Javid then reiterated that various factors, including vaccinations for Covid, mean “the situation today in terms of our defences is very different”.
He also confirmed that Parliament would be recalled if the Government believed introducing further restrictions was necessary adding that “it would have to be a decision for Parliament”…
The Health Secretary also told Sky News that 10% of the population (more than five million people) have still not taken up the offer of the vaccine, and that around nine out of 10 of those needing the most hospital care were unvaccinated.
“They must really think about the damage they are doing to society… they take up hospital beds that could have been used for someone with maybe a heart problem, or maybe someone who is waiting for elective surgery,” Javid said.
“But instead of protecting themselves and protecting the community they choose not to get vaccinated. They are really having a damaging impact and I just can’t stress enough, please do come forward and get vaccinated.”
Worth reading in full.
Lord Frost has resigned from the Cabinet following the Government’s decision to introduce ‘Plan B’ restrictions. Writing to the Prime Minister, Frost accused Boris Johnson of breaking his promise to ensure that the re-opening of the country during the summer months was “irreversible”. The Telegraph has more.
Lord Frost quit the Cabinet on Saturday night over concerns about Boris Johnson’s Covid curbs and the Government’s “direction of travel”, as the Prime Minister considered calls for a third national lockdown beginning as soon as this week.
The Cabinet Office minister, who was leading Johnson’s post-Brexit negotiations with the European Union, resigned over the Government’s ‘Plan B’ Covid measures, having held private concerns for months about Covid restrictions and the Government’s economic policy, including its planned National Insurance hike.
In his resignation letter, Frost reminded Johnson of his pledge that the lifting of restrictions in the summer would be “irreversible”. He also urged the Prime Minister to “deliver on the opportunities” of Brexit by moving “as fast as possible” to “a lightly regulated, low-tax, entrepreneurial economy”.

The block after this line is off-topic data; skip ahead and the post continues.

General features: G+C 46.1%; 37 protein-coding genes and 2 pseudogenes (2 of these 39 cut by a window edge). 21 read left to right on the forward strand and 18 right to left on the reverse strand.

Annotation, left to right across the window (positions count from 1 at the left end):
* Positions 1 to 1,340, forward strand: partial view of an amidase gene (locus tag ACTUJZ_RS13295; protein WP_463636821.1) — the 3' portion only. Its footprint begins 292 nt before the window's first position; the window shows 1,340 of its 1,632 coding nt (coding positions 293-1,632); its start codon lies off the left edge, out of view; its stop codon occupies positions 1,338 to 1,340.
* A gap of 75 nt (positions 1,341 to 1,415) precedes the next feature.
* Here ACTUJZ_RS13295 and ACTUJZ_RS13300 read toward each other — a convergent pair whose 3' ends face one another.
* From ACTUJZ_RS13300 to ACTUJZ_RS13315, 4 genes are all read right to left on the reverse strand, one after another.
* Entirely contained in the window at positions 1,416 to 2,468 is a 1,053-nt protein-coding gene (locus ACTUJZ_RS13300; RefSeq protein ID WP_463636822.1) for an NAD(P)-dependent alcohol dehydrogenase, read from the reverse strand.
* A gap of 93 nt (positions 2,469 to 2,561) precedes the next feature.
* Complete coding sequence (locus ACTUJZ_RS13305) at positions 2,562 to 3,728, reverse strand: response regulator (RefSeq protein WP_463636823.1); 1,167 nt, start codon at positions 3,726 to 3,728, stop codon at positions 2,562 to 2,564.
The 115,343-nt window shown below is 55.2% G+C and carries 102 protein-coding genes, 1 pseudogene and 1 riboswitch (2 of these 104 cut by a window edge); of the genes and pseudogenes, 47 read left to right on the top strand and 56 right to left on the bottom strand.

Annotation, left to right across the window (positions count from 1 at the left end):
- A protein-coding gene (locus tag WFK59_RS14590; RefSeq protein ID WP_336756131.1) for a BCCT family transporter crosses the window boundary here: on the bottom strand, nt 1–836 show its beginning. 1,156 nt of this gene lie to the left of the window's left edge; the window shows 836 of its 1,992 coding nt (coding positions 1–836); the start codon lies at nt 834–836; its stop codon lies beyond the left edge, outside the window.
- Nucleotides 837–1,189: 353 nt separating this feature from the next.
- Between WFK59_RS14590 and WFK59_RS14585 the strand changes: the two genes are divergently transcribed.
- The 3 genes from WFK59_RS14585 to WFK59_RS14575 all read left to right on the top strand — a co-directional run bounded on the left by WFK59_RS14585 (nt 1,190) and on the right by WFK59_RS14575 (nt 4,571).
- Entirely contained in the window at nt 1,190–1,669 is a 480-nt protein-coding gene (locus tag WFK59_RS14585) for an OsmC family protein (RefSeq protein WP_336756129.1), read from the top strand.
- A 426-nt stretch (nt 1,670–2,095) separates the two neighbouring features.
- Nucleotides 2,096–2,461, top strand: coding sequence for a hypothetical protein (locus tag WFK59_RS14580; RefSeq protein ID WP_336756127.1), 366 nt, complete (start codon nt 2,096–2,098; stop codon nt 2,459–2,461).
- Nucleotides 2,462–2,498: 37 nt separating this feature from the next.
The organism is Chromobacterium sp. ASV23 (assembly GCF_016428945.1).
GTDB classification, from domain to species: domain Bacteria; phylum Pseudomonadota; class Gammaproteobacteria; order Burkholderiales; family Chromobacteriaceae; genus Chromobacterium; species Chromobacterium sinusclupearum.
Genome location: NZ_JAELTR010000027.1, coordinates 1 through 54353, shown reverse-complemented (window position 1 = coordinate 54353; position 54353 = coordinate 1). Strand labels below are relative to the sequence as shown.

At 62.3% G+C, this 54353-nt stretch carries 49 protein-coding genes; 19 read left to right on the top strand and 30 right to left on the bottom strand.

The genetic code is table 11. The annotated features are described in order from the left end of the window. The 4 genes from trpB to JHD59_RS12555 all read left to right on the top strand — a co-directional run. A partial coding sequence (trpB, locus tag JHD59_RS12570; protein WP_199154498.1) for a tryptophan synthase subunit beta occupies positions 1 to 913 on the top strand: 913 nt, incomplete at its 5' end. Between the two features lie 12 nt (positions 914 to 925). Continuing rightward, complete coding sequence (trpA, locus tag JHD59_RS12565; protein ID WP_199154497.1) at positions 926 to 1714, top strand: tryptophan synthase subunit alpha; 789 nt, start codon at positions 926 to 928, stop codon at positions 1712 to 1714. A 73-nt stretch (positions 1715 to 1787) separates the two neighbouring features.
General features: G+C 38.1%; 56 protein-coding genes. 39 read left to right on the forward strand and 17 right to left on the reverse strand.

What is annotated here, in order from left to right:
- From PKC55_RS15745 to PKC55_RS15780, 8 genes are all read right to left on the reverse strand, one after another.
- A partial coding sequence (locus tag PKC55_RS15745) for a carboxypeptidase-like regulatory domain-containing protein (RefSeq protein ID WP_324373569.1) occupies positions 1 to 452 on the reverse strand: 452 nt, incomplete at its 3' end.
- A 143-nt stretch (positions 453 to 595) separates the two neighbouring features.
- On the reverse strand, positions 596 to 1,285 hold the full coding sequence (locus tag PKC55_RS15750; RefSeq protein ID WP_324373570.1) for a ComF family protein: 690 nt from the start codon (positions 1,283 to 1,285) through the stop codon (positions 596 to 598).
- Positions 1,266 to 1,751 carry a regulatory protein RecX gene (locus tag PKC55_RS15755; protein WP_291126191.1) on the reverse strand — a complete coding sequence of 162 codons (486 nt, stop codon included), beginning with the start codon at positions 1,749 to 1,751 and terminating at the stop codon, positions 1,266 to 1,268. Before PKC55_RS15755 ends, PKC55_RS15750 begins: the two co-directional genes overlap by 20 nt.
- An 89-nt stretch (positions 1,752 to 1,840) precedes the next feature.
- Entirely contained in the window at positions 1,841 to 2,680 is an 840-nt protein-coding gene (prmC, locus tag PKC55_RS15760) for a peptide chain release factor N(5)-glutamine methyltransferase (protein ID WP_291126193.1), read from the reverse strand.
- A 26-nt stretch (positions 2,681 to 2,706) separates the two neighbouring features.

The resignation of such a close ally creates a major new crisis for the Prime Minister. His concerns about the direction of the Government echo the views of many Tory backbenchers.
One senior Tory backbencher said: “The trouble is Frost speaks for the party. This is the beginning of the end.” A senior minister said they were not at all surprised at Lord Frost quitting the Cabinet, adding: “I know he opposed ‘Plan B’. The Prime Minister’s supporters are the ones who are least keen on the restrictions. The ones who want to undermine him want the restrictions. Frost going just proves that.”
Frost initially offered to resign earlier this month over Plan B, and had been persuaded to stay on until the New Year. He quit with immediate effect on Saturday night after news of his resignation leaked.
Frost’s resignation emerged as the Prime Minister was weighing up a “sliding scale” of new Covid restrictions, with Sajid Javid warning that ministers may have to introduce new measures on the basis of “early and patchy” data.
As the Government’s scientific advisers called for an “immediate” curtailment of indoor mixing to combat the spread of omicron, the Prime Minister was considering a range of potential measures, from new guidance on restricting social contact, to a third national lockdown.
Frost, a former adviser to Johnson during the Prime Minister’s time as Foreign Secretary, was among a series of Cabinet members opposed to new restrictions.
Worth reading in full.